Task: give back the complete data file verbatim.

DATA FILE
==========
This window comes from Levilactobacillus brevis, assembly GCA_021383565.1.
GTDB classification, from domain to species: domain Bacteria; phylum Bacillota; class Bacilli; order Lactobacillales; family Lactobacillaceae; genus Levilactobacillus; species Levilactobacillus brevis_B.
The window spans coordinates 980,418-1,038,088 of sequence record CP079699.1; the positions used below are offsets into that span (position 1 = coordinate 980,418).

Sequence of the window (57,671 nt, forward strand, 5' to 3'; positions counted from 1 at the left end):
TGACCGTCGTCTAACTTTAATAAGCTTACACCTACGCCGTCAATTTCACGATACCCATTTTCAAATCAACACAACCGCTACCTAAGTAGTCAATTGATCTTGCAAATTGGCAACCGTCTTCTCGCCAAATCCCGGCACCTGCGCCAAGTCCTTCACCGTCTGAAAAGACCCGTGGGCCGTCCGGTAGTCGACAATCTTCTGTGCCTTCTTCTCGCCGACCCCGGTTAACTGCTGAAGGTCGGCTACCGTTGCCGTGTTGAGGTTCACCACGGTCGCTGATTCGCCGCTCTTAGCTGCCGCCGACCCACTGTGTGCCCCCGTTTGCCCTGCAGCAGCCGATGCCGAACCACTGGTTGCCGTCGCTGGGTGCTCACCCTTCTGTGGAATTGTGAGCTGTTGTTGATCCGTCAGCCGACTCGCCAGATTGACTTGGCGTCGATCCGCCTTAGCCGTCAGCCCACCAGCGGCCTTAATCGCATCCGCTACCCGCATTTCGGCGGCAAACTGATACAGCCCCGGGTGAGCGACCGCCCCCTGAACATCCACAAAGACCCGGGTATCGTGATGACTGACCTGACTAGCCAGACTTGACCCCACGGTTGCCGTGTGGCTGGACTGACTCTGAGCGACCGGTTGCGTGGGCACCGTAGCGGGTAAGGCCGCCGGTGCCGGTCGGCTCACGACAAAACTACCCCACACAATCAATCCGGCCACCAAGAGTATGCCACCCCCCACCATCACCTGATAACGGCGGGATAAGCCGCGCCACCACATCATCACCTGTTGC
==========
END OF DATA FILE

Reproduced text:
This window comes from Levilactobacillus brevis, assembly GCA_021383565.1.
GTDB classification, from domain to species: domain Bacteria; phylum Bacillota; class Bacilli; order Lactobacillales; family Lactobacillaceae; genus Levilactobacillus; species Levilactobacillus brevis_B.
The window spans coordinates 980,418-1,038,088 of sequence record CP079699.1; the positions used below are offsets into that span (position 1 = coordinate 980,418).

Sequence of the window (57,671 nt, forward strand, 5' to 3'; positions counted from 1 at the left end):
TGACCGTCGTCTAACTTTAATAAGCTTACACCTACGCCGTCAATTTCACGATACCCATTTTCAAATCAACACAACCGCTACCTAAGTAGTCAATTGATCTTGCAAATTGGCAACCGTCTTCTCGCCAAATCCCGGCACCTGCGCCAAGTCCTTCACCGTCTGAAAAGACCCGTGGGCCGTCCGGTAGTCGACAATCTTCTGTGCCTTCTTCTCGCCGACCCCGGTTAACTGCTGAAGGTCGGCTACCGTTGCCGTGTTGAGGTTCACCACGGTCGCTGATTCGCCGCTCTTAGCTGCCGCCGACCCACTGTGTGCCCCCGTTTGCCCTGCAGCAGCCGATGCCGAACCACTGGTTGCCGTCGCTGGGTGCTCACCCTTCTGTGGAATTGTGAGCTGTTGTTGATCCGTCAGCCGACTCGCCAGATTGACTTGGCGTCGATCCGCCTTAGCCGTCAGCCCACCAGCGGCCTTAATCGCATCCGCTACCCGCATTTCGGCGGCAAACTGATACAGCCCCGGGTGAGCGACCGCCCCCTGAACATCCACAAAGACCCGGGTATCGTGATGACTGACCTGACTAGCCAGACTTGACCCCACGGTTGCCGTGTGGCTGGACTGACTCTGAGCGACCGGTTGCGTGGGCACCGTAGCGGGTAAGGCCGCCGGTGCCGGTCGGCTCACGACAAAACTACCCCACACAATCAATCCGGCCACCAAGAGTATGCCACCCCCCACCATCACCTGATAACGGCGGGATAAGCCGCGCCACCACATCATCACCTGTTGC